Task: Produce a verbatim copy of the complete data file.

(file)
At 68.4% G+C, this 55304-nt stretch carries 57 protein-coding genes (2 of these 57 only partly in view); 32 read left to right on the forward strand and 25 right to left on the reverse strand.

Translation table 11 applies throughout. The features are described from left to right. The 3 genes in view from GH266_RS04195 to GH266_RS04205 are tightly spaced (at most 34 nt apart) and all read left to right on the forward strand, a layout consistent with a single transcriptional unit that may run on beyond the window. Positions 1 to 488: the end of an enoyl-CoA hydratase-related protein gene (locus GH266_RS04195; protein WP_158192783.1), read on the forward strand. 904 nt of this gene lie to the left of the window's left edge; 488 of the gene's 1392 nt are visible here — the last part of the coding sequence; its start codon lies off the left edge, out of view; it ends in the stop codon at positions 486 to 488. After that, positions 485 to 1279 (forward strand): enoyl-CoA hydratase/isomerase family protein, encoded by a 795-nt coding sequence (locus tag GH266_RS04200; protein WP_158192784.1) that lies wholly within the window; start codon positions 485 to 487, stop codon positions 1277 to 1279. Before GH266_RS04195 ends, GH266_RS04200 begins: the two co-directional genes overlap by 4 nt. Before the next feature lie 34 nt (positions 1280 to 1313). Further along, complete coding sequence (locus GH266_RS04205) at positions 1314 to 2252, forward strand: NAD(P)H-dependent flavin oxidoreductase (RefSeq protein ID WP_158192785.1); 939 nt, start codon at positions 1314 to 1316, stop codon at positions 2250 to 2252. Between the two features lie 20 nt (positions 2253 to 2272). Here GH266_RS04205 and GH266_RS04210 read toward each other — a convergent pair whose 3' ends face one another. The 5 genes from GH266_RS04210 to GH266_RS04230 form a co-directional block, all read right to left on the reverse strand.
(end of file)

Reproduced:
At 68.4% G+C, this 55304-nt stretch carries 57 protein-coding genes (2 of these 57 only partly in view); 32 read left to right on the forward strand and 25 right to left on the reverse strand.

Translation table 11 applies throughout. The features are described from left to right. The 3 genes in view from GH266_RS04195 to GH266_RS04205 are tightly spaced (at most 34 nt apart) and all read left to right on the forward strand, a layout consistent with a single transcriptional unit that may run on beyond the window. Positions 1 to 488: the end of an enoyl-CoA hydratase-related protein gene (locus GH266_RS04195; protein WP_158192783.1), read on the forward strand. 904 nt of this gene lie to the left of the window's left edge; 488 of the gene's 1392 nt are visible here — the last part of the coding sequence; its start codon lies off the left edge, out of view; it ends in the stop codon at positions 486 to 488. After that, positions 485 to 1279 (forward strand): enoyl-CoA hydratase/isomerase family protein, encoded by a 795-nt coding sequence (locus tag GH266_RS04200; protein WP_158192784.1) that lies wholly within the window; start codon positions 485 to 487, stop codon positions 1277 to 1279. Before GH266_RS04195 ends, GH266_RS04200 begins: the two co-directional genes overlap by 4 nt. Before the next feature lie 34 nt (positions 1280 to 1313). Further along, complete coding sequence (locus GH266_RS04205) at positions 1314 to 2252, forward strand: NAD(P)H-dependent flavin oxidoreductase (RefSeq protein ID WP_158192785.1); 939 nt, start codon at positions 1314 to 1316, stop codon at positions 2250 to 2252. Between the two features lie 20 nt (positions 2253 to 2272). Here GH266_RS04205 and GH266_RS04210 read toward each other — a convergent pair whose 3' ends face one another. The 5 genes from GH266_RS04210 to GH266_RS04230 form a co-directional block, all read right to left on the reverse strand.